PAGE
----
“Love Hard” is more functional film than the average romcom, and it’s better for it, boasting something most romcoms can’t: an actual conclusive, though basic, message to take away from the film. Often leaning more into the comedy than the romance, “Love Hard” doesn’t drag, with an interesting beginning, strong middle, and an ending that unravels a bit under the wackiness of the premise until the couple’s confession scene. Jimmy Yang is the standout, making many of the scenes with his comedic prowess, and though at first the couple seems to lack romantic chemistry, it grows throughout the film through a series of cute, not-too-tacky scenes, with the final scenes reaching the emotional heights of a movie theater release romance. 


OTHER REVIEWS (as seen on rotten TOMATOES) 

Jennifer Green
Jennifer GreenCommon Sense Media Read More

What starts out feeling like a rehash of a dozen romcoms you’ve seen before turns out to be a film that slowly, albeit unevenly, constructs its own charm… Do you know how it’s going to end before it starts? Pretty much. But like any good date, getting there should be the fun part.

Kate Sánchez
Kate SánchezBut Why Tho? A Geek Community Read More

Truly, some of the more overused tropes work well in Love Hard because of their execution but more importantly because of the cast. Dobrev is endearing, Yang is charming, and the characters that surround them are hilarious and vibrant. To be honest, there isn’t a single dull character or moment of the film… Love Hard is charming, heartwarming, and just the best way to kick off the holiday rom-com season.

Jim Schembri
Jim Read More

The film is not totally charmless, with Dobrev proving herself an adequate comic actor…The film demonstrates how the over-use of pop references isn’t in anybody’s interests. [Are] the creators of Die Hard and Love, Actually entitled to royalties[?]


Falling for Christmas (2022) is one of Netflix’s most recent romcoms as of December 2022. It’s about Sierra Belmont (Lindsay Lohan), the spoiled daughter of a rich hotel chain owner who’s trying to find a purpose in life outside of being pampered. Then, after Sierra loses her memory in a skiing accident with her fiancé, she is taken in by struggling hotel owner and single father Jack Russell (Chord Overstreet), who teaches her the joy of the simple things and the importance of hard work- all while she teaches him how to smile again amid attempts to save his business.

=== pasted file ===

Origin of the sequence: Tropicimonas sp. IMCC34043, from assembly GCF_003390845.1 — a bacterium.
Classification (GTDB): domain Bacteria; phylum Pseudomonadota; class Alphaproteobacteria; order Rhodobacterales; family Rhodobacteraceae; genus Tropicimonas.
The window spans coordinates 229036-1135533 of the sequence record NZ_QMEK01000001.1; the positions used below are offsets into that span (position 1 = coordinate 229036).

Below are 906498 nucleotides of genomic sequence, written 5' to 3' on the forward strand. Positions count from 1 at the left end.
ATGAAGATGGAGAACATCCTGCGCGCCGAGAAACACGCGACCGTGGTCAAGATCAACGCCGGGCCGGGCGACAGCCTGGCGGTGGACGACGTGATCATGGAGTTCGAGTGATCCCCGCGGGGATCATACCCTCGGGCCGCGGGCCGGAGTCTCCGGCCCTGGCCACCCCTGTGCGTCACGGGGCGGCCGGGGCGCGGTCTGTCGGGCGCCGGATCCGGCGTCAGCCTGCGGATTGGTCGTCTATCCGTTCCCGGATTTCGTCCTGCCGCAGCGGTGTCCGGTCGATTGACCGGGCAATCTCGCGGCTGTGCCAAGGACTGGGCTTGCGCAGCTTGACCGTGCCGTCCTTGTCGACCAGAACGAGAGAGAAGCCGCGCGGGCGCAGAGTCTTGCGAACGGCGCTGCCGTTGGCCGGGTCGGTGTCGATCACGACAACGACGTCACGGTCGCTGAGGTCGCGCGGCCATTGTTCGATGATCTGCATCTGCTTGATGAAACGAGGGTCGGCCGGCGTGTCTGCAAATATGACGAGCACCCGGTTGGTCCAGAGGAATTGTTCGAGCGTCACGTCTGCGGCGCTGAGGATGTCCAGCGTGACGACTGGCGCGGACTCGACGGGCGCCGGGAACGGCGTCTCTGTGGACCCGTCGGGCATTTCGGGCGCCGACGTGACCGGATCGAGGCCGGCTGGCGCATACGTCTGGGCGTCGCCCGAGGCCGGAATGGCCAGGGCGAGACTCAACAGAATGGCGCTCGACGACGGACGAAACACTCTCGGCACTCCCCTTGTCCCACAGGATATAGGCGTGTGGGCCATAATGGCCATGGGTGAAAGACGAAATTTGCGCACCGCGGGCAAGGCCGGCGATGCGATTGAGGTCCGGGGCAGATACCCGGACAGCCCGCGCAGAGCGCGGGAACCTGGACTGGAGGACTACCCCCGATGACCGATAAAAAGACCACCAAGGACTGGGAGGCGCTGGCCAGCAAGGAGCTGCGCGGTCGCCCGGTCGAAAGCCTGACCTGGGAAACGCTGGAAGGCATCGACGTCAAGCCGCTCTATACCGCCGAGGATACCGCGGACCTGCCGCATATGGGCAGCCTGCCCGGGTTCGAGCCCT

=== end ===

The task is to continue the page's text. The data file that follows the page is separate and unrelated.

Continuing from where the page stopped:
This movie is the quintessential low-tier holiday romcom. With an interesting enough, albeit cliche, premise, the movie is charming enough to bare but not quite charming enough to hold one’s attention. The return of Lindsay Lohan is one of the main sellers of the movie for many critics, but even her performance is lacking, barely clearing the low, almost Disney-channel level bar set by the rest of the cast.  The chemistry between the main couple is lukewarm at best, and surprisingly, the scenes that drag the least are the comedic ones featuring Sierra’s over-the-top fiancé, Tag. It’s not offensively bad, but this one truly is nothing special, and few people will finish their viewing with any opinions on it at all.


OTHER REVIEWS (as seen on rotten TOMATOES) 

Ed Potton
Ed PottonThe Times (UK) Read More

It’s an aggressively unambitious blend of pantomime acting, knackered plotting and will-this-do? dialogue… This is a rom-com in which both rom and com are in short supply, with zero chemistry between Lohan and Overstreet and a decidedly half-hearted attitude to the pratfalls.

Anne Brodie
Anne BrodieWhat She Said Read More

Hokey as heck, sure. The holiday bedazzling is fun, the preposterous story is easy comfort, and it’s great to see Lohan doing well.

 Rachel Wagner